A critical molecule involved in cell growth is found to be key to fighting viral infection
When most viruses enter the body, a system called the interferon pathway is triggered - fighting the invasion and halting viral replication. This interferon burst signals a host of cellular activities aimed at wiping out the tiny invaders, and in many cases this is extremely effective. However, some more insidious viruses have evolved ways of interfering with this interferon pathway - allowing them to sneak in and takeover.
"We thought that since the Interferon signalling pathway enhances the immune response against viruses so effectively, viruses might have evolved means to block it - such a reality would explain why several viruses are so troublesome to defeat"
How can we overcome this problem?
Research has revealed that viruses such as the Hepatitis C Virus (HCV) and Respiratory Syncytial Virus (RSV) specifically target this interferon pathway. While previously it was believed this pathway was relatively well understood, scientists at Trinity College Dublin have now uncovered an additional, critical molecule in the system - STAT3. STAT3 is involved in healthy cellular growth but it also apparently plays an essential anti-viral role.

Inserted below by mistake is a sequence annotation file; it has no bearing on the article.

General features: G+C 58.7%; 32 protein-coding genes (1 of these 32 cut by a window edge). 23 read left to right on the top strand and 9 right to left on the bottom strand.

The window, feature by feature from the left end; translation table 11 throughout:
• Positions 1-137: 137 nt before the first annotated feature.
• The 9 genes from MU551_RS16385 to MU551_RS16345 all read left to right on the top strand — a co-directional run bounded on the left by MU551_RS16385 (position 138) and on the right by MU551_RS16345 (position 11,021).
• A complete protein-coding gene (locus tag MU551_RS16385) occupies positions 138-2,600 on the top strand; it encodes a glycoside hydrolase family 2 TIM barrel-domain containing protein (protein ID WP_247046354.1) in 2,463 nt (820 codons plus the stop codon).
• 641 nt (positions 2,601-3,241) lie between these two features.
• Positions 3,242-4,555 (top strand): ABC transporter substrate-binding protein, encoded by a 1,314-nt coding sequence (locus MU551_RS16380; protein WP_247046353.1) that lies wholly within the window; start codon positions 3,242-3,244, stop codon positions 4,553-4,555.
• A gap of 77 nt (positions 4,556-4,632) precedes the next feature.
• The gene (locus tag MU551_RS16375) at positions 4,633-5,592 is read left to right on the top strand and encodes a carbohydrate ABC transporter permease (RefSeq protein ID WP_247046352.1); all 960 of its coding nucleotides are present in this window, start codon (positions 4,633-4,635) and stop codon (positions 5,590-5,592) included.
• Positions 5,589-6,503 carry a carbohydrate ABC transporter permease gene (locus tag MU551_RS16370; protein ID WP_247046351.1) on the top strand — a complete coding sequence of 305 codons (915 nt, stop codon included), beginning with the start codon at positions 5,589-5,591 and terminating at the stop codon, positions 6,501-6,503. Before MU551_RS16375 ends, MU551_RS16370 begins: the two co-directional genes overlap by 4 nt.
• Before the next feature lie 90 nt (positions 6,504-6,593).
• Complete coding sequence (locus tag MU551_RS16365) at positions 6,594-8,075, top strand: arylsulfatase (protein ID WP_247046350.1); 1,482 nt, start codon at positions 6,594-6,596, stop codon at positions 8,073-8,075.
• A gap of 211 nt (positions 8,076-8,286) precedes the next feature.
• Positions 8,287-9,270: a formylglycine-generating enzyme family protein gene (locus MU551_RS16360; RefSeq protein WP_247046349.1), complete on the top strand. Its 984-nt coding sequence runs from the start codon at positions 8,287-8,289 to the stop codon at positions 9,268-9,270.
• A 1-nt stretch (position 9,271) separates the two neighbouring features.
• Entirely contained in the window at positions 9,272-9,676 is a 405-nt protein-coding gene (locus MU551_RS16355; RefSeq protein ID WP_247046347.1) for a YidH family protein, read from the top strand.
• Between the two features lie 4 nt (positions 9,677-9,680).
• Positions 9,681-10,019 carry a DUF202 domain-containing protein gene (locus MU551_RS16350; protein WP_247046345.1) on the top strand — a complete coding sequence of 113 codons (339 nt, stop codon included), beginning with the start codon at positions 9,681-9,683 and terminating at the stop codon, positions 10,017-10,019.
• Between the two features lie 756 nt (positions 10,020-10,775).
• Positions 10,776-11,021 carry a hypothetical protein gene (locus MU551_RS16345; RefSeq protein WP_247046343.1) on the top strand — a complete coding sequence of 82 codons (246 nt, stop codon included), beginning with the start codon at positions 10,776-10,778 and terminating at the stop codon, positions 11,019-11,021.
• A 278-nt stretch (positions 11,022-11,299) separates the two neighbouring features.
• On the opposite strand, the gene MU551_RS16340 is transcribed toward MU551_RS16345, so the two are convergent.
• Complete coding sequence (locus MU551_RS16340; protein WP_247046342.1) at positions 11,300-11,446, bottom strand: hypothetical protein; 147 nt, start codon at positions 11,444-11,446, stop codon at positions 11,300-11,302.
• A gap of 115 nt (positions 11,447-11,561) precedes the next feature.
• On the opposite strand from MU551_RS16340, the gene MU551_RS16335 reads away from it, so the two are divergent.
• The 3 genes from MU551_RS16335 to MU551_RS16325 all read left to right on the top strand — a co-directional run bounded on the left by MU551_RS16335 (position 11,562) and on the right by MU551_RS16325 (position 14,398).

"For decades we have known that STAT3 is essential for healthy cell growth, but our new revelation identifies it for the first time as an essential anti-viral component in the Interferon signalling pathway. In fact, we found that without STAT3, cells cannot fight the common Flu virus or the Pox vaccinia virus"
A further understanding of exactly how these viruses are able to sidestep or block our defences will enable us to reinstate an effective defence and potentially improve vaccination strategies too.
Read more at MedicalXpress